Last year NBC refused to allow a powerful anti-abortion ad from airing during the Super Bowl. This year, CBS itself has rejected another anti-abortion ad.

Of course there also is the fact that the airwaves any network use are regulated by the government. Because of that, there are certain standards they must abide by. They can’t have cursing, at least not until late in the evening and even then, it is not permitted on the network stations. But the government has yet told a network they can’t air ads for various groups. They merely deal with the content the ads contain regarding language, violence, sex, nudity and in some cases speech, as in hate speech. So like it or not, censorship does exist. But the ManCrunch advertisement is not violent, there is no hate speech or foul language and there is no nudity. Is CBS stating that kissing, in the manner that the two subjects in the ManCrunch commercial are kissing, is inappropriate? If so, why? They air sitcoms and dramas that at times offer such displays of affection. They air commercials where heterosexuals kiss. So why does this commercial not meet CBS’ standards?

The only real reason could be because the two individuals kissing, are men, and they are kissing each other, not two other women.

So the question now becomes, should the government force Viacom, a subsidiary of Westinghouse, to air the commercial for ManCrunch’s gay dating service? Or is Sumner Redstone, the owner of CBS and its parent companies of Westinghouse and Viacom, allowed to air what he wants, so long as it meets the standards of the Federal Communication Commission?

I tend to believe, it’s Sumner Redstone’s call. I don’t own the station. Neither do you and what CBS does as it relates to its success or failure is up to Sumner Redstone not us. We simply have the power and final say in determining whether what is aired or produced is  successful or not.  If we like it, it is. If we don‘t like it , it isn’t.

For me these commercials are much less of a concern than are the prevalent political biases that exist in the programming of the flagship of all networks…..their news divisions.

When Katie Couric or Chris Matthews or someone like Dan Rather, manipulates the news and interjects ever so subtle or not so subtle slants that lead viewers on, in my opinion, that’s when stations need to be called out. News, true news, is not suppose to have a bias. It is suppose to deliver the facts and let you decide. In the case of CBS, it used to be called the Tiffany Network mainly because of news bureau. The fine quality and reputation of its news division.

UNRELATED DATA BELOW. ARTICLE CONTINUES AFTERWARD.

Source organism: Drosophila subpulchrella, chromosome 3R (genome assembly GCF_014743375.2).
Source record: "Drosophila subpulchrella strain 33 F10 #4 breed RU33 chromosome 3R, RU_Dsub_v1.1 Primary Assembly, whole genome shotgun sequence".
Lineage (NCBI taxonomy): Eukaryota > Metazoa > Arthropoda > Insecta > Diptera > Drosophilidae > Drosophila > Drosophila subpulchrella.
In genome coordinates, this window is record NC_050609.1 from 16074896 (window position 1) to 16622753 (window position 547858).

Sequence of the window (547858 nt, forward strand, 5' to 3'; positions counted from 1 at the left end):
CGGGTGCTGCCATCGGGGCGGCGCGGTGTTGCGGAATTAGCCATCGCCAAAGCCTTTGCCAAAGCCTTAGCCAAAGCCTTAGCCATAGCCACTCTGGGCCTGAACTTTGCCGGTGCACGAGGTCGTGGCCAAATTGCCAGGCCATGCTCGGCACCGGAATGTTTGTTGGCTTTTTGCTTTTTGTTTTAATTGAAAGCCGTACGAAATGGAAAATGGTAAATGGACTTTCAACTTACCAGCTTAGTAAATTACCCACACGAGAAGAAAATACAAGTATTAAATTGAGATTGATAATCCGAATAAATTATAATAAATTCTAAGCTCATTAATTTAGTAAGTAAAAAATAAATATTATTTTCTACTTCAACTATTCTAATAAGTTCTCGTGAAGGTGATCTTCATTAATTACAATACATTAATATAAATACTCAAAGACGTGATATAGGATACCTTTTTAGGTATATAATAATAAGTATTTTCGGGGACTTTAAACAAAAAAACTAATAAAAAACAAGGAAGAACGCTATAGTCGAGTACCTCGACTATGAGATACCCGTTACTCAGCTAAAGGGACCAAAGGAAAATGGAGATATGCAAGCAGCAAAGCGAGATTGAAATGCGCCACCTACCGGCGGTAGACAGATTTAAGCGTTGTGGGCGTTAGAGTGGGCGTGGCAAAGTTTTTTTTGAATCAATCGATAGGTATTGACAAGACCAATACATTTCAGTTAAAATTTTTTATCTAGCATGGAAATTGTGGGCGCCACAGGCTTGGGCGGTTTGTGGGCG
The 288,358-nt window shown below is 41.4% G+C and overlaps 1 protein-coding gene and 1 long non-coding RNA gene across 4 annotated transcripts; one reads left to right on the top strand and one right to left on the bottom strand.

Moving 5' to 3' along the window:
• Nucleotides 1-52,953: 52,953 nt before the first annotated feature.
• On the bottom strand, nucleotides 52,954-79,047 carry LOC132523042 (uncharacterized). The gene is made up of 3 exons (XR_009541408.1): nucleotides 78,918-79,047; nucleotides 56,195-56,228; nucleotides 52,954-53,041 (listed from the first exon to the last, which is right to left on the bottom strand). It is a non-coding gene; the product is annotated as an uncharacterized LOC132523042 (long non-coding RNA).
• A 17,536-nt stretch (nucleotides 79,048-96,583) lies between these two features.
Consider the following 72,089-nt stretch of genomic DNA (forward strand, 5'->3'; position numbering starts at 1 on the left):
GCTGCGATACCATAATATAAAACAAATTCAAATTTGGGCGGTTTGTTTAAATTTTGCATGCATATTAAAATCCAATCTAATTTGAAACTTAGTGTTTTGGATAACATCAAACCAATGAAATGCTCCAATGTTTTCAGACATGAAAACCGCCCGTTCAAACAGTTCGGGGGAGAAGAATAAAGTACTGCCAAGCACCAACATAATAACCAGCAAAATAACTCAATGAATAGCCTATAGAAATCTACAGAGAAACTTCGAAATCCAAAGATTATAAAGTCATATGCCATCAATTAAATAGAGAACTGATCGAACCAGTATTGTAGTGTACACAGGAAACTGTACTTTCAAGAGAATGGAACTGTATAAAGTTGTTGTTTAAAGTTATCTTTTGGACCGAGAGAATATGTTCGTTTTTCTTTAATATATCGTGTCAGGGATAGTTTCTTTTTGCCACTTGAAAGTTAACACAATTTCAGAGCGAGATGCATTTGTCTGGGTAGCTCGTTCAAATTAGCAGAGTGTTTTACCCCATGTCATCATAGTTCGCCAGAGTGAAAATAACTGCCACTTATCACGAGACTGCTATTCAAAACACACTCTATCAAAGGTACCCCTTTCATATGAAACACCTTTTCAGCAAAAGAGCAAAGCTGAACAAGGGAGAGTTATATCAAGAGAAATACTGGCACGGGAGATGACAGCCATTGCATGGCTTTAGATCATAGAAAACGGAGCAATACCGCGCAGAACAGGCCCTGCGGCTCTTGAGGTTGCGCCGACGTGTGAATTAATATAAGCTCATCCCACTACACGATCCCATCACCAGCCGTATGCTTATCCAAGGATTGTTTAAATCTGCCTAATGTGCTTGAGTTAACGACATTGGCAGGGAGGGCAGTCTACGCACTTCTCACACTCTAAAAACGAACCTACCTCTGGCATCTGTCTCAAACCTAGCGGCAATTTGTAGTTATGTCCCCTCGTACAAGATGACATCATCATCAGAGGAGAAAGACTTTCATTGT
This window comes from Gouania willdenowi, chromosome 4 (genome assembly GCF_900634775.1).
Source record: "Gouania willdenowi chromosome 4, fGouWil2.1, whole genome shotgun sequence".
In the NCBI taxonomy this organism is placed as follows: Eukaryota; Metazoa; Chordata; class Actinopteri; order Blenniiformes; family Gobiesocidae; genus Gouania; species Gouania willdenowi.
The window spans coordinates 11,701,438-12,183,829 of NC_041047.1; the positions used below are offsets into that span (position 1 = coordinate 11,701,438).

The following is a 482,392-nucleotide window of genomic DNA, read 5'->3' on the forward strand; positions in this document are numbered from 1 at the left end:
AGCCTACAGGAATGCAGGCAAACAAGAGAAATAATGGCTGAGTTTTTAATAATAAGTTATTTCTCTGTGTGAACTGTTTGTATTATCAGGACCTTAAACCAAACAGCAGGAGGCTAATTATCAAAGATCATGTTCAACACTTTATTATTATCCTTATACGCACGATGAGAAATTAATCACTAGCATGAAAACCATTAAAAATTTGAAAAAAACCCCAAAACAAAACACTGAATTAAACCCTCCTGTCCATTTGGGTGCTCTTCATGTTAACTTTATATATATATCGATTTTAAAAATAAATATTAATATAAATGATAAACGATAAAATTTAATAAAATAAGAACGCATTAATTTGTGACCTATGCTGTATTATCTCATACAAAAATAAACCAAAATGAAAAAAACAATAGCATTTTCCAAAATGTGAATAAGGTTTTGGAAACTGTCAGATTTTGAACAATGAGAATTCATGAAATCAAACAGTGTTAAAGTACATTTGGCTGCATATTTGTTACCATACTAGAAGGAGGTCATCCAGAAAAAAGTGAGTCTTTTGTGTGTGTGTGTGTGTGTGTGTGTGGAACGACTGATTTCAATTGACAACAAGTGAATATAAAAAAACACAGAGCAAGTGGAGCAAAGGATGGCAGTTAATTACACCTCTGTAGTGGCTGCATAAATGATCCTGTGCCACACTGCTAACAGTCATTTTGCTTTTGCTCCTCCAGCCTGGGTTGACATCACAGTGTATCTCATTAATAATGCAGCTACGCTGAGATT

But, to say the least, standards in news bureaus have slipped After Dan Rather, the news division of CBS has distanced itself so far from fine quality that, today the Tiffany Network of yesterday has become the Dollar Store Network. So I for one am kind of glad to see the predicament that ManCrunch put CBS in. Now after rejecting to air an anti-abortion ad, CBS has offended conservatives, who they always offend with the liberal bias of their news, and the have now offended liberals by rejecting an ad because it featured gay men kissing.

It would seem that CBS is becoming an equal opportunity offender. That does at least help them achieve a fair and balanced standing in one area….offensiveness.

Depending on how gay activists handle this, CBS may just find  “a backlash from gay advocacy groups”. They will surely be seeing a backlash from right-to-life groups. Though it will be interesting to see if the far left and the far right join forces and really hammer home the impression of CBS  being the Can‘t Be Seen”  network..

Doubtful I know.

In the end, ManCrunch is the winner here. Their ad will get seen and highlighted as it is in this account, and it will have cost them near nothing as compared to a few million dollars. As for CBS, they will still make hundred of millions for all the ads that they do accept for the Super Bowl but their ratings may soon start to slip even more than they already are.

They say you can’t always please everyone. That is true, but for CBS, they are putting a new spin on that old saying as they increasingly become the station that is always not pleasing anyone.